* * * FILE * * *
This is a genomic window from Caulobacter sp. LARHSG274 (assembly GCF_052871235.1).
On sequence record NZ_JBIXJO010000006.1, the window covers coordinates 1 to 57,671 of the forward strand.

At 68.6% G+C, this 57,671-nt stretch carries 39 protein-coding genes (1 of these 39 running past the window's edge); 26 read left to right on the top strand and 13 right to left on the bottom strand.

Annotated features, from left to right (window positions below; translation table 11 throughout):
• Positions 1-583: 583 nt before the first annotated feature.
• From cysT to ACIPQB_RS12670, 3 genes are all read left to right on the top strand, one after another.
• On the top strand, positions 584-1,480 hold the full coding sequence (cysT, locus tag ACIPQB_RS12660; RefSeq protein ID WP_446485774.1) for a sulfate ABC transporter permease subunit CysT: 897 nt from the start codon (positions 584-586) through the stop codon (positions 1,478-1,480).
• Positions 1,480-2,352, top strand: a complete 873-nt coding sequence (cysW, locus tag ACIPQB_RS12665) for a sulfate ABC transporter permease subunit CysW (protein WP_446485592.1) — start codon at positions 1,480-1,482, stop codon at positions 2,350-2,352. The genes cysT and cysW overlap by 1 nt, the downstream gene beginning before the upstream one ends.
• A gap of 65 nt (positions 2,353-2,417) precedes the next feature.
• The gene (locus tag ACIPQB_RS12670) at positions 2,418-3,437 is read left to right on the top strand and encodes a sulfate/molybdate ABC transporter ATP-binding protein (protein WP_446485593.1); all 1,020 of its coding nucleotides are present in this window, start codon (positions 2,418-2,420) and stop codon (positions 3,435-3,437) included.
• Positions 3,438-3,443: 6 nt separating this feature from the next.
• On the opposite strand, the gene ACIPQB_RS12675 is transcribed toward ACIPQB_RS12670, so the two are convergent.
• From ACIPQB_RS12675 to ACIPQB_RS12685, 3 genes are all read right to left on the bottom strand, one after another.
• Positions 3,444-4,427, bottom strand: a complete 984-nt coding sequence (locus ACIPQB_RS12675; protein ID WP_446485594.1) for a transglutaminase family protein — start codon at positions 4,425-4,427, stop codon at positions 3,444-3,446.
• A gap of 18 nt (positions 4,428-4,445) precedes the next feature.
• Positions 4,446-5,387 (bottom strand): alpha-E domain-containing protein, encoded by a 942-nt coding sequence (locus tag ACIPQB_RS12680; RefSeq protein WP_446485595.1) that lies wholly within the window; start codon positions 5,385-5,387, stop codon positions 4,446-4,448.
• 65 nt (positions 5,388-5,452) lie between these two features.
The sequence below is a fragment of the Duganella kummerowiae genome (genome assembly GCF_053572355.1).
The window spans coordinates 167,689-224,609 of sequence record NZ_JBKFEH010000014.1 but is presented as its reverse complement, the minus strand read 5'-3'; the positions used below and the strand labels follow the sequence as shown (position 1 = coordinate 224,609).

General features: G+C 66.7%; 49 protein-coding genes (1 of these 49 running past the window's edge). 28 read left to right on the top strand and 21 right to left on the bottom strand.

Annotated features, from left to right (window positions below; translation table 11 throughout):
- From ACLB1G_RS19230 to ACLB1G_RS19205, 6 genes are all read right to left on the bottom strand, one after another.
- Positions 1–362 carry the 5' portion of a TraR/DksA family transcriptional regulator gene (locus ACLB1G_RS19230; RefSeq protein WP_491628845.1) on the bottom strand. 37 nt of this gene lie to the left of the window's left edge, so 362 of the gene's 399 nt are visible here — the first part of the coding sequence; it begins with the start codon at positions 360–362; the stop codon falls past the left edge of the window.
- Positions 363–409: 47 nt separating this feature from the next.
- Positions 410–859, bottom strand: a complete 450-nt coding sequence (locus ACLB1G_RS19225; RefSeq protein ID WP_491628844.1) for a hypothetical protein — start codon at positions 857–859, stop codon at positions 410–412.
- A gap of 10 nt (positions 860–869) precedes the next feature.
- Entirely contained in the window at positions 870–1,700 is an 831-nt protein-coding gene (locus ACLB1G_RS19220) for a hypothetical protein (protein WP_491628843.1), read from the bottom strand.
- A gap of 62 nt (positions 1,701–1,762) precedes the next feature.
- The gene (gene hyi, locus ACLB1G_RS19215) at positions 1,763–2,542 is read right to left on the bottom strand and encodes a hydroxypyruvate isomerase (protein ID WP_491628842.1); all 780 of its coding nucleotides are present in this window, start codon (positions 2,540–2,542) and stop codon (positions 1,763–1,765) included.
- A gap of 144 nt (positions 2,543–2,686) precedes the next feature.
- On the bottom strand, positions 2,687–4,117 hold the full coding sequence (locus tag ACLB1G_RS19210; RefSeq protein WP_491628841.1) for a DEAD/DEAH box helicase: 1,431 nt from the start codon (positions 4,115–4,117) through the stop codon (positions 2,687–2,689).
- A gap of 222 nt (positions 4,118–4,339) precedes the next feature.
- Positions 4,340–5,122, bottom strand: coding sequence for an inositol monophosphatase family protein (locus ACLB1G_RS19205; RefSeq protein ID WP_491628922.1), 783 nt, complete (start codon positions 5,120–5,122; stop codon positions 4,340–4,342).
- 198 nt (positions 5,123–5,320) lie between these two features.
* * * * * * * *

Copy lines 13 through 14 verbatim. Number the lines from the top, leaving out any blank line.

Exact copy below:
• From ACIPQB_RS12675 to ACIPQB_RS12685, 3 genes are all read right to left on the bottom strand, one after another.
• Positions 3,444-4,427, bottom strand: a complete 984-nt coding sequence (locus ACIPQB_RS12675; protein ID WP_446485594.1) for a transglutaminase family protein — start codon at positions 4,425-4,427, stop codon at positions 3,444-3,446.